Abstract

http://ssrn.com/abstract=1935907
 


 



Detection and Compliance in Cartel Policy


D. Daniel Sokol


University of Florida - Levin College of Law; George Washington University Law School Competition Law Center

September 30, 2011

CPI Antitrust Chronicle, Vol. 2, September 2011

Abstract:     
In the past few years, companies around the world have spent an increasing amount of resources addressing issues broadly classified as compliance. In the area of bribery there has been significant enforcement with strong financial and behavioral penalties under the U.S. Foreign Corrupt Practices Act ("FCPA"). The United Kingdom has introduced a new anti-bribery regime this year, which has increased companies' awareness of the possible negative impact from breaking the law. Similarly, corporate governance legislative initiatives, such as Sarbanes-Oxley and Dodd-Frank, have transformed the compliance landscape for many companies.

During this same period, there have been significant theoretical and empirical contributions as to the effects on a firm's performance of various corporate governance measures designed to reduce criminal behavior on the part of firms and individual managers. Quite a bit of this literature has focused on improved detection of wrong-doing. Given these changes, it is surprising that U.S. antitrust has not been on the cutting edge of compliance and detection. Antitrust's primary contribution has been the introduction of leniency programs around the world. In many ways leniency is effective in destabilizing existing cartels. However, it may be, in some cases, that leniency may actually strengthen certain cartels. Moreover, leniency may not be going after the right kinds of cartels - the worst offenders in terms of overcharges - and may instead be going after the cartels that are easy to find. Recent work suggests that the U.S. leniency program has not led to optimal deterrence.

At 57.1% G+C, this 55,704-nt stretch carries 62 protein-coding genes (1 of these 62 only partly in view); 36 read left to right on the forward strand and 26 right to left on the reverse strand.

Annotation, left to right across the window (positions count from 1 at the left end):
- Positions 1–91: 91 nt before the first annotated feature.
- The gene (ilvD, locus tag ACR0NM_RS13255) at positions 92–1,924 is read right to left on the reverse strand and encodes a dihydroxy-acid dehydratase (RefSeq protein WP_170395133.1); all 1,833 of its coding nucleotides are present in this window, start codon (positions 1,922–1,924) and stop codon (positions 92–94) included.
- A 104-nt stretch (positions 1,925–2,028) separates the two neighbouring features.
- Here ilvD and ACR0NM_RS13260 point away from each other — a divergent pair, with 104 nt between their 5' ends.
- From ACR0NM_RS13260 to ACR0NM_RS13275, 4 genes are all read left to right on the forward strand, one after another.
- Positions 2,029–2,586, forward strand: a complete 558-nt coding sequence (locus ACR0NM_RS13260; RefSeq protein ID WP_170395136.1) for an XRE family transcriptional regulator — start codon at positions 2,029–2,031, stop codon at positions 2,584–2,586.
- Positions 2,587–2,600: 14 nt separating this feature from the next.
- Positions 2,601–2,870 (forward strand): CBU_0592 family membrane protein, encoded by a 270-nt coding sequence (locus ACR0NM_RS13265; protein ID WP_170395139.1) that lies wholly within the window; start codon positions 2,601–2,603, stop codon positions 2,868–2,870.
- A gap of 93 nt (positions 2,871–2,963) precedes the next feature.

If we take these critiques of leniency and cartel detection seriously (especially relative to detection of other types of corporate crimes) antitrust needs to come up with additional ways to promote cartel detection. This article focuses on some suggestions to improve detection and compliance for antitrust with regard to cartels.

Number of Pages in PDF File: 5

Keywords: antitrust, compliance, cartels, competition law, detection, corporate governance

JEL Classification: K21, L41, G30

Accepted Paper Series





Download This Paper

Date posted: October 3, 2011  

Suggested Citation

Sokol, D. Daniel, Detection and Compliance in Cartel Policy (September 30, 2011). CPI Antitrust Chronicle, Vol. 2, September 2011. Available at SSRN: http://ssrn.com/abstract=1935907

Contact Information

D. Daniel Sokol (Contact Author)
University of Florida - Levin College of Law ( email )
Spessard L. Holland Law Center
P.O. Box 117625
Gainesville, FL 32611-7625
United States
(352) 273-0968 (Phone)
(352) 392-3005 (Fax)
HOME PAGE: http://www.law.ufl.edu/faculty/d-daniel-sokol
George Washington University Law School Competition Law Center ( email )
200 H Street, NW
Washington, DC 20052
United States
Feedback to SSRN


Paper statistics
Abstract Views: 1,803
Downloads: 306
Download Rank: 56,603
Paper comments
No comments have been made on this paper

© 2014 Social Science Electronic Publishing, Inc. All Rights Reserved.  FAQ   Terms of Use   Privacy Policy   Copyright   Contact Us
This page was processed by apollo5 in 0.500 seconds